– You cannot fly within five miles of an airport without contacting the airport and air traffic control tower first.

– You cannot fly at night.

– And you cannot fly near an emergency, such as a fire or a police action.

There are other rules as well, which if you own a drone, you had better be familiar with them. And if you are using your drone, or UAS – unmanned aircraft system – in FAA parlance, for work, you are subject to a whole bunch of commercial rules, chief among them the fact that you must hold a pilot airman certificate with a small UAS rating or you must be under the direct supervision of someone who does. The FAA does give waivers for some of these rules, so check out the FAA website first. Go here: https://registermyuas.faa.gov to see if yours must be registered. Generally, if it weighs over eight ounces, it must be registered (cost of $5).

Closer to home, New Hampshire state Reps. Neal Kurk, Robert Renny Cushing, Paul Berch are sponsoring a bill (HB97) this legislative session, regulating the use of drones by government agencies and individuals.  Their bill coming up in the 2017 session also establishes criminal penalties and civil remedies for violations.

Among the tougher restrictions they are seeking in New Hampshire, a lot of them apply to government authorities, such as police, who must obtain a search warrant if they are using a drone for surveillance. Certain uses don’t require a warrant: search and rescue operations, threat of imminent terrorist attack, and other emergencies, including preventing escapes and scoping out a dangerous situation.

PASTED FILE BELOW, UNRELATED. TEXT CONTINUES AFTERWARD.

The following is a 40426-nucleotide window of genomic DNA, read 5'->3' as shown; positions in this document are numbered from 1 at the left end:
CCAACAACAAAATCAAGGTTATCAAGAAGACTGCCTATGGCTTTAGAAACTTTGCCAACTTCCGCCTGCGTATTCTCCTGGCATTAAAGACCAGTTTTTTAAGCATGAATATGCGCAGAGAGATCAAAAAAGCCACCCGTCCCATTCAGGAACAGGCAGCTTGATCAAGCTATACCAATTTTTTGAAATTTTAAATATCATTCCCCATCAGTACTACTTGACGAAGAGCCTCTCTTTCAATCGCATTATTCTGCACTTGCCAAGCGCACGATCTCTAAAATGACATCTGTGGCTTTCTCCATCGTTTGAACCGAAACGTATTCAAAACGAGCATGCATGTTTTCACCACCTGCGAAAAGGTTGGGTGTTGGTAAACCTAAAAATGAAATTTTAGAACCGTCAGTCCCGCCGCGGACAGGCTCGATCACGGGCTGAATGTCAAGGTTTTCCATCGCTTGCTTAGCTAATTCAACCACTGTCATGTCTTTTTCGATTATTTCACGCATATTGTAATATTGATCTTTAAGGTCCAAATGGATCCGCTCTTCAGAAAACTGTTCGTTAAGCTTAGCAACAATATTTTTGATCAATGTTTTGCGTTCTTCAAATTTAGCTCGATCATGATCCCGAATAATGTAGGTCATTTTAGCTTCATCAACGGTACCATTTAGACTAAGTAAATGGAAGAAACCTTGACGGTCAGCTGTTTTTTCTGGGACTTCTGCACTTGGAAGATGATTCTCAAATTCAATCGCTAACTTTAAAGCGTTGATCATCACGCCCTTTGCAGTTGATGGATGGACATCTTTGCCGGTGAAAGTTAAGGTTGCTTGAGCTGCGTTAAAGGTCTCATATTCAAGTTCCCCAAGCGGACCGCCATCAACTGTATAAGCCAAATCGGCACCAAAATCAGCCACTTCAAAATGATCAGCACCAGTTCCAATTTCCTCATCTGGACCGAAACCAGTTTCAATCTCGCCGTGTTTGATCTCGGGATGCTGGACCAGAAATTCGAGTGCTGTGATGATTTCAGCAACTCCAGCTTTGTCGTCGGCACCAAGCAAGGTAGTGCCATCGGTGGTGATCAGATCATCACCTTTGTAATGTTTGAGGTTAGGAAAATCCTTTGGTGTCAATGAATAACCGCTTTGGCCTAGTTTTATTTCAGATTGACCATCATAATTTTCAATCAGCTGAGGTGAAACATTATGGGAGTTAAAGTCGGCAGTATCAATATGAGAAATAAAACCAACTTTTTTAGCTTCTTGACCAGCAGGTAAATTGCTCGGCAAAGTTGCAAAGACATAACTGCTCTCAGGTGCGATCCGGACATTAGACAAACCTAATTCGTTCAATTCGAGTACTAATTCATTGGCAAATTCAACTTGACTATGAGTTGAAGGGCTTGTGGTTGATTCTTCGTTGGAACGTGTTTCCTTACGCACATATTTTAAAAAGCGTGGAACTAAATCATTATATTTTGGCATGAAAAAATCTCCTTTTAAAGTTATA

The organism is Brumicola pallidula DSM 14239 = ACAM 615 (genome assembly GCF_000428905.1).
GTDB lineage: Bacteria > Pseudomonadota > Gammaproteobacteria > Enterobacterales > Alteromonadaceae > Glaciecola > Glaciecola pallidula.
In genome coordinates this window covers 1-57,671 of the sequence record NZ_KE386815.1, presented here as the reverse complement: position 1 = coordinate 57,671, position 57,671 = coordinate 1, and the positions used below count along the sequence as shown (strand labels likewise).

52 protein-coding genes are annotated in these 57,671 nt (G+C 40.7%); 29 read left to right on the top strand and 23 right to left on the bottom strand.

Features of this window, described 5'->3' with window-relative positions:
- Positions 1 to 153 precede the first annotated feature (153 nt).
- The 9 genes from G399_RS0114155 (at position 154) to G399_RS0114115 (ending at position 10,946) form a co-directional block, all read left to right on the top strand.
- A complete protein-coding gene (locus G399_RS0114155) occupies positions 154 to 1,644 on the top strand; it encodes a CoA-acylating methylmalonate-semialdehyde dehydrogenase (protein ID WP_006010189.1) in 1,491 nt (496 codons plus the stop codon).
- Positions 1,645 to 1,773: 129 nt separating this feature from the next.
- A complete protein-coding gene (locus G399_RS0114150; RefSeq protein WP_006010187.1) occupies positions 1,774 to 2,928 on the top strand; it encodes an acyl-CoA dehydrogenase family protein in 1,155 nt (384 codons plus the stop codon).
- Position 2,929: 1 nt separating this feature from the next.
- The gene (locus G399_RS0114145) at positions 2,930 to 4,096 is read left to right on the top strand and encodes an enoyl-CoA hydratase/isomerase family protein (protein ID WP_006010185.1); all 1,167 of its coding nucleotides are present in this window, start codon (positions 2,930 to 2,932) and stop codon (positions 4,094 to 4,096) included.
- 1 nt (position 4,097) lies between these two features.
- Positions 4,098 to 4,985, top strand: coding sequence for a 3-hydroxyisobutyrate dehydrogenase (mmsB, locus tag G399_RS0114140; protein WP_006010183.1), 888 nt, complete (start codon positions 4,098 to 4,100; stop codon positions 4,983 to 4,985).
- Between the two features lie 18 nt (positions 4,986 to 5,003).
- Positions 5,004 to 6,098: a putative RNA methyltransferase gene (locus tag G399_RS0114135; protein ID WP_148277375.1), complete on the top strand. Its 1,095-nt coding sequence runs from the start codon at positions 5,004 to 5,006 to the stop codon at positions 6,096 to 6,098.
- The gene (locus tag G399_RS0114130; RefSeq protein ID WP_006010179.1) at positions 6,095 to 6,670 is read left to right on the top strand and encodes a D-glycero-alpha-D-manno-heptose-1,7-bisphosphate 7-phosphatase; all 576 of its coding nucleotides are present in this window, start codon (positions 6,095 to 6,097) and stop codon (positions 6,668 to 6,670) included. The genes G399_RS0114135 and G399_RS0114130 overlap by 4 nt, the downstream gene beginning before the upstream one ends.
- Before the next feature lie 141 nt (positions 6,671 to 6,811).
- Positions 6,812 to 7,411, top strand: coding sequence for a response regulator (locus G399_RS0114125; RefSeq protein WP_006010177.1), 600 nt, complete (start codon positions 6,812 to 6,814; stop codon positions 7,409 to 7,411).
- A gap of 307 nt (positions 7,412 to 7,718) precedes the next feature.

For private users, drones cannot be used for surveillance or stalking, and operators can be held liable if someone who has a reasonable expectation of privacy (within their own home or who is not observable from a public place) is photographed. A drone can’t be operated less than 250 feet over private real estate unless the operator has the owner’s consent. The drone must also have the owner’s name, address and phone number written on it.

The new law if approved would not go into effect until July 1, 2018.

And incidentally, my dear wife’s birthday is later this month, so to that beautiful woman who has stayed married to me all this time, please get me your birthday list soon, or else face the consequences. And in my own defense, my wife asked for that rototiller.

Bob Charest has served as a consultant to InDepthNH.org for the past year, assisting with editing and writing foundation materials.  Charest has been in the news business since 1977. He has worked at newspapers in Massachusetts and New Hampshire as a reporter and editor. A graduate of Boston University, he has been involved in volunteer advocacy work that has included speaking up for people living in institutions, group homes and foster care.  He also leads a watershed association that monitors water quality at a small New Hampshire lake. 

He has been interested in the advances in technology and how they have affected our privacy in America. He will explore issues that involve technology and privacy in this column, which he promises to write once a month.